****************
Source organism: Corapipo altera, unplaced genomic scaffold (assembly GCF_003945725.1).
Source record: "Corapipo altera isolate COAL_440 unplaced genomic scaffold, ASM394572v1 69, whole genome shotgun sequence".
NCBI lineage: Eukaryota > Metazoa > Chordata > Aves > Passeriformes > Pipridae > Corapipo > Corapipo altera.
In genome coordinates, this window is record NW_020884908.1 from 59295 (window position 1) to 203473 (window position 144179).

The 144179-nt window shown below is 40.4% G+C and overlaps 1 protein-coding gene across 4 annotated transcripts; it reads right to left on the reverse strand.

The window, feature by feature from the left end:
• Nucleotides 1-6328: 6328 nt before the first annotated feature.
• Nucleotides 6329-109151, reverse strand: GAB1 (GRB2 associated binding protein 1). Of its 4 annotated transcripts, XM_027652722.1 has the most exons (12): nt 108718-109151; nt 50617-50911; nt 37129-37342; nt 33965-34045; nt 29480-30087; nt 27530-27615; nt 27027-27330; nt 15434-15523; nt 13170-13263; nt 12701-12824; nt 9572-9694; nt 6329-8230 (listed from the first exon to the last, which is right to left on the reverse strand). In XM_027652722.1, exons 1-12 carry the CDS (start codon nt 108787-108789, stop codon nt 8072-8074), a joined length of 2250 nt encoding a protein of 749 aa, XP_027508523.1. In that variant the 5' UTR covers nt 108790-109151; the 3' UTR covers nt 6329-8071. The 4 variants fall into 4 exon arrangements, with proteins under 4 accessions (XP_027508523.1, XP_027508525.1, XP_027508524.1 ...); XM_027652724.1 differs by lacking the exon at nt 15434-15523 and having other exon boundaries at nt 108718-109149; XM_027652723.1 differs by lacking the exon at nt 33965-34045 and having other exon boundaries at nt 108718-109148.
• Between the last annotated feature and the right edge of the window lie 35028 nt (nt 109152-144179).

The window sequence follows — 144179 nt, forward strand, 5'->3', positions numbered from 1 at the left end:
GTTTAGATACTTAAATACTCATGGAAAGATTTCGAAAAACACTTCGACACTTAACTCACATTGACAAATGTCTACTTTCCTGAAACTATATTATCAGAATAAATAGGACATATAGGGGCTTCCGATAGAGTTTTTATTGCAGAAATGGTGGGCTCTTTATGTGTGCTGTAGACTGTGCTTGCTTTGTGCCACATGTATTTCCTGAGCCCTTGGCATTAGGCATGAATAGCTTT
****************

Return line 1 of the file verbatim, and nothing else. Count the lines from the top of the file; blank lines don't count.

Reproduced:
Source organism: Corapipo altera, unplaced genomic scaffold (assembly GCF_003945725.1).